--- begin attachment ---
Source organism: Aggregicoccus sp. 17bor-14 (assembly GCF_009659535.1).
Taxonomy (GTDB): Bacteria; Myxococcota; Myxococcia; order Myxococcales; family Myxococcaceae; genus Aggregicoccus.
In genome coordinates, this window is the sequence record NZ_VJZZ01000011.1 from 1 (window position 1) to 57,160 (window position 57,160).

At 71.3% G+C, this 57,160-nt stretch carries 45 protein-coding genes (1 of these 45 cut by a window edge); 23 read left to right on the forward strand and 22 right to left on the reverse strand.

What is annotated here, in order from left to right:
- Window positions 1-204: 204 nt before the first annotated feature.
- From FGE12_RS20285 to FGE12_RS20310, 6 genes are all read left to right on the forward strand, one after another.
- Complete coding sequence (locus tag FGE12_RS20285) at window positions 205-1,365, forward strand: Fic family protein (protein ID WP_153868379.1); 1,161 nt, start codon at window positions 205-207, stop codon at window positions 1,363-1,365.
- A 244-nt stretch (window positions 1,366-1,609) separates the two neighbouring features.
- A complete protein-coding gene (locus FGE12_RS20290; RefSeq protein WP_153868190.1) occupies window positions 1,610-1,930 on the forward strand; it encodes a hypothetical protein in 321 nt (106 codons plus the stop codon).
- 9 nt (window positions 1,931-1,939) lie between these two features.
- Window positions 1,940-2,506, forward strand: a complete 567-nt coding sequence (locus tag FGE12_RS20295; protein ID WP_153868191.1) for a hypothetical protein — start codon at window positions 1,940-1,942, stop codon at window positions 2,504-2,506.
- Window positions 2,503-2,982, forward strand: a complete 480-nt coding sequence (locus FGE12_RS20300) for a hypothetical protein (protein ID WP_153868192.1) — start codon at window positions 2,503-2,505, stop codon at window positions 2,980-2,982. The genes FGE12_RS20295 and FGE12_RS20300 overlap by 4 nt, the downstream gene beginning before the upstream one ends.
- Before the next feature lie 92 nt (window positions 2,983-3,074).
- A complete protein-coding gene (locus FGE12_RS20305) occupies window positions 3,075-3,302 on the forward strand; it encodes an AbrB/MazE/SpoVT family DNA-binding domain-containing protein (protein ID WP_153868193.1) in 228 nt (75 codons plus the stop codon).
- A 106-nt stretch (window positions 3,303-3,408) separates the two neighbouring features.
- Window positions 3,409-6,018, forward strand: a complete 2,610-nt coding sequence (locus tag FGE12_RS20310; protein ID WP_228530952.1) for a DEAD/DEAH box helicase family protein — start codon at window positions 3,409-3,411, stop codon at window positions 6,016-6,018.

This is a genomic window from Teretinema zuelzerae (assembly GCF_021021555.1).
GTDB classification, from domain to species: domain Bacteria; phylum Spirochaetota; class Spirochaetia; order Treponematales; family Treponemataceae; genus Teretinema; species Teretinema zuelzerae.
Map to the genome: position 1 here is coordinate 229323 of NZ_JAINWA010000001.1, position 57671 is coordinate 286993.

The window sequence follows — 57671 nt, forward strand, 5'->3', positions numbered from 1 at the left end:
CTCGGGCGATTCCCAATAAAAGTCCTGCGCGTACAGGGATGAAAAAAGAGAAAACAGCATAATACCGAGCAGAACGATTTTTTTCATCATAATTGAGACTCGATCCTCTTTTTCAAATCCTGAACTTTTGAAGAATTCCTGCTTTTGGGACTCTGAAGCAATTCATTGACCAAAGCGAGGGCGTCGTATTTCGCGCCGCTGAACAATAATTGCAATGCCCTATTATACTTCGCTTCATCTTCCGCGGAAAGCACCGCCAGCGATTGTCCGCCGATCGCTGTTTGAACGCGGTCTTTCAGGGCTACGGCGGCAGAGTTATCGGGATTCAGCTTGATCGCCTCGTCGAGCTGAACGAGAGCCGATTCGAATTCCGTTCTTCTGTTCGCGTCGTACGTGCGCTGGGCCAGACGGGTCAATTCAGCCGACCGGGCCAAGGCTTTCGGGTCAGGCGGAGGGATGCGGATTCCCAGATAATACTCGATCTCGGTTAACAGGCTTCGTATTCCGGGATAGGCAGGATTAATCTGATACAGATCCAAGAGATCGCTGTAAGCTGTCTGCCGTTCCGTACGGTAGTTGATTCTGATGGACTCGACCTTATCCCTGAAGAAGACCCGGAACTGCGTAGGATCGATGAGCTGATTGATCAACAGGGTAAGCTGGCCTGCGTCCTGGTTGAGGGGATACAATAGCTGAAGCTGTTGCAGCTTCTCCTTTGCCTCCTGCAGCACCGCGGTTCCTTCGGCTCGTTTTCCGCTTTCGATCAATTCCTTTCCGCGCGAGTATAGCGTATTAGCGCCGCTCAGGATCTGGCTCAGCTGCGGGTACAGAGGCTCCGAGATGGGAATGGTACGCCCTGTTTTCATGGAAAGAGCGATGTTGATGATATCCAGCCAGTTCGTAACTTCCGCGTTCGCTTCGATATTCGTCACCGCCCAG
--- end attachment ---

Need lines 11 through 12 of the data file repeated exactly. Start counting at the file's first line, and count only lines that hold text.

- 9 nt (window positions 1,931-1,939) lie between these two features.
- Window positions 1,940-2,506, forward strand: a complete 567-nt coding sequence (locus tag FGE12_RS20295; protein ID WP_153868191.1) for a hypothetical protein — start codon at window positions 1,940-1,942, stop codon at window positions 2,504-2,506.